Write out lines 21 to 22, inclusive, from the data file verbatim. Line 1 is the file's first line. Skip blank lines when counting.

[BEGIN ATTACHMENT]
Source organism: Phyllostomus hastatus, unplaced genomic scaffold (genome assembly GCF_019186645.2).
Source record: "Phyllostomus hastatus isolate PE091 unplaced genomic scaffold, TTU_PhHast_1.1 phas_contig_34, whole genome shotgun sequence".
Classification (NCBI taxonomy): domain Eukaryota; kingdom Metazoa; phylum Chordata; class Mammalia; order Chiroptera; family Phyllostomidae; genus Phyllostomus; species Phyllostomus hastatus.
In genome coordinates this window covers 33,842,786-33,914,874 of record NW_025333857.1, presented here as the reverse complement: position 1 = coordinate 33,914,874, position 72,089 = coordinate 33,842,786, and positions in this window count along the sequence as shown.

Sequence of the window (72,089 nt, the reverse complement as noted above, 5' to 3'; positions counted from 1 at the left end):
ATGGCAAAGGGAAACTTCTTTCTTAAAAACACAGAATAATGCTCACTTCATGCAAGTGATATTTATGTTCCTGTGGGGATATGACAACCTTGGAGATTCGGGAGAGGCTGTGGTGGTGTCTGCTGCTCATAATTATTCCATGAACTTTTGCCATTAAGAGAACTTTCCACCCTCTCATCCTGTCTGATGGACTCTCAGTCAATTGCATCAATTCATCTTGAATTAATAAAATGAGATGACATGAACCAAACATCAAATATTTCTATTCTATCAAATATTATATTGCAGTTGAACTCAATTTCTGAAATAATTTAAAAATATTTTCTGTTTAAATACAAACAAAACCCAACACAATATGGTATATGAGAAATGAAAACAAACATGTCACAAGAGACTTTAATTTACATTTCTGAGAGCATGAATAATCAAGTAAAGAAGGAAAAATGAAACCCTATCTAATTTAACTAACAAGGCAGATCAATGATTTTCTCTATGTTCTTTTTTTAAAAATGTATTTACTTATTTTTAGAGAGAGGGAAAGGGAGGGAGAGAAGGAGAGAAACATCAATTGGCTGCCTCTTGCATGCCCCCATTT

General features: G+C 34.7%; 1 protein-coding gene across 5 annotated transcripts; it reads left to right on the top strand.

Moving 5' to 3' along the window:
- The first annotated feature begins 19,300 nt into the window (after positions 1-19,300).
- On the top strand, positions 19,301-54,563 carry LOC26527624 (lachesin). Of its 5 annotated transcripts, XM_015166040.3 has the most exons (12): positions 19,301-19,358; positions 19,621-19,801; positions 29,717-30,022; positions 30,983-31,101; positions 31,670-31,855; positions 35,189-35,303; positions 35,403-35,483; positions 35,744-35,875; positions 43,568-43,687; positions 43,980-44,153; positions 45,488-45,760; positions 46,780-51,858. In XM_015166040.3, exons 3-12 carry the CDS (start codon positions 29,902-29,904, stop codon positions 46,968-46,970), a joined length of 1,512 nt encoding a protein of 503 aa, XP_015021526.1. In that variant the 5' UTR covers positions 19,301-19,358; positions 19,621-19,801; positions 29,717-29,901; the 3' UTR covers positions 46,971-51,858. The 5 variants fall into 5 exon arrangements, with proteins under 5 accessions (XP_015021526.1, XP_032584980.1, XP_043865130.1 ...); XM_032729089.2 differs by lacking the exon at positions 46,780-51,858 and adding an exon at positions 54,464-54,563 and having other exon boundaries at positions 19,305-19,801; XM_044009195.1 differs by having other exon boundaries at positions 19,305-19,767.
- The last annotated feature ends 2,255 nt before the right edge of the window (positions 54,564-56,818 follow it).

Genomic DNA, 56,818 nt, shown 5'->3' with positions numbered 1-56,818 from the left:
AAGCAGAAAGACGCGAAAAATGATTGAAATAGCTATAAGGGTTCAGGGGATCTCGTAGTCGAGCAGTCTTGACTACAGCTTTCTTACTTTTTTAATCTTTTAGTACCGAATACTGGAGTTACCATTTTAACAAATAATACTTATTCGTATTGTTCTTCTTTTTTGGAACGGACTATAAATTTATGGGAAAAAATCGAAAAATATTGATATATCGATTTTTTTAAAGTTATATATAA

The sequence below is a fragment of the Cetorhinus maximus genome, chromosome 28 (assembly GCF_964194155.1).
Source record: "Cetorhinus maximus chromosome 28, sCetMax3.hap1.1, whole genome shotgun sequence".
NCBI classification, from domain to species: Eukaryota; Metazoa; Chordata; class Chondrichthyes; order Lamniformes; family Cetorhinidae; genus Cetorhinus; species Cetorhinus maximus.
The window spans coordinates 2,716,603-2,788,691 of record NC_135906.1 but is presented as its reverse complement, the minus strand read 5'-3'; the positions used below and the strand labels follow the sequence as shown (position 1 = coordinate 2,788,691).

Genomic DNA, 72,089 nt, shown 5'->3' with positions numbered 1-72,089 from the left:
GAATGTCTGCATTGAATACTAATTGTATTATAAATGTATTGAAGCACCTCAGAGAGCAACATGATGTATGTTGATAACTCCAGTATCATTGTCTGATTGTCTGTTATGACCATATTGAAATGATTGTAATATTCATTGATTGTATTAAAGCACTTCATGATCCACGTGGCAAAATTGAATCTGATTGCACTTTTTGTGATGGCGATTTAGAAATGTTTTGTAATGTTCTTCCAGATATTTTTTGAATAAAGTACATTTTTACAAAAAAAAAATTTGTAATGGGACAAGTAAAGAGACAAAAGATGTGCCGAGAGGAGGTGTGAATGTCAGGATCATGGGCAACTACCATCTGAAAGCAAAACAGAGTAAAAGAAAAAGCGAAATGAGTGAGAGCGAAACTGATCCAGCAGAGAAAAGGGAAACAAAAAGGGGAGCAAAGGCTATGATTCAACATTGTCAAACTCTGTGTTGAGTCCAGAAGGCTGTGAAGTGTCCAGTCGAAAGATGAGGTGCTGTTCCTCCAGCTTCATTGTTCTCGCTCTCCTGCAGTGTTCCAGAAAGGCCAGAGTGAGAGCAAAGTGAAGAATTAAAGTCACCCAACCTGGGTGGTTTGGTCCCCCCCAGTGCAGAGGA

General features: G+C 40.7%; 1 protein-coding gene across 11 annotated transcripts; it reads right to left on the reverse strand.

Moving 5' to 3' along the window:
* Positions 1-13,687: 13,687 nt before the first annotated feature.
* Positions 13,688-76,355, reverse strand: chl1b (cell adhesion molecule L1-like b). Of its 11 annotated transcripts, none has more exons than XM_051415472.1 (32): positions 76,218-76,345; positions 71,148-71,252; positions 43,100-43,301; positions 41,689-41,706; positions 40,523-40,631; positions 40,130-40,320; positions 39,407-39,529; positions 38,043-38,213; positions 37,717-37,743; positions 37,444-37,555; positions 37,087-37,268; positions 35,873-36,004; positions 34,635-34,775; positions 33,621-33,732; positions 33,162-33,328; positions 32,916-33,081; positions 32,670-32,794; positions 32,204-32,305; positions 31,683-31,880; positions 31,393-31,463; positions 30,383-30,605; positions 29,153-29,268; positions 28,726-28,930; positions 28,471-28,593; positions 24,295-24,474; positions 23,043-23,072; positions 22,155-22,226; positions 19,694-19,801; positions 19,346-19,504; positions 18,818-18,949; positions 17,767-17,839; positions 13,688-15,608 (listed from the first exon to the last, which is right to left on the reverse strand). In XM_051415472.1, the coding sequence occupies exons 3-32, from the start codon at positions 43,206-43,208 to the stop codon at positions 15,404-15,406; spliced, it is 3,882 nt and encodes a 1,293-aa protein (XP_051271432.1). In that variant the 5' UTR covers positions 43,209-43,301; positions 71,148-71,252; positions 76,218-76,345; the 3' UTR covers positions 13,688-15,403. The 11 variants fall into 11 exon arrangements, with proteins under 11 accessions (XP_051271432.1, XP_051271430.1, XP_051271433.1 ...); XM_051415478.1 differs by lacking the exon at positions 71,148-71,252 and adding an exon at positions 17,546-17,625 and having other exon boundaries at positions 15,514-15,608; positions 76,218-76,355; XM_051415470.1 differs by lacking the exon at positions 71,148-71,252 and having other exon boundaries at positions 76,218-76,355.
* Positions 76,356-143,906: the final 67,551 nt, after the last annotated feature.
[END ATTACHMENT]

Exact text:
Moving 5' to 3' along the window:
* Positions 1-13,687: 13,687 nt before the first annotated feature.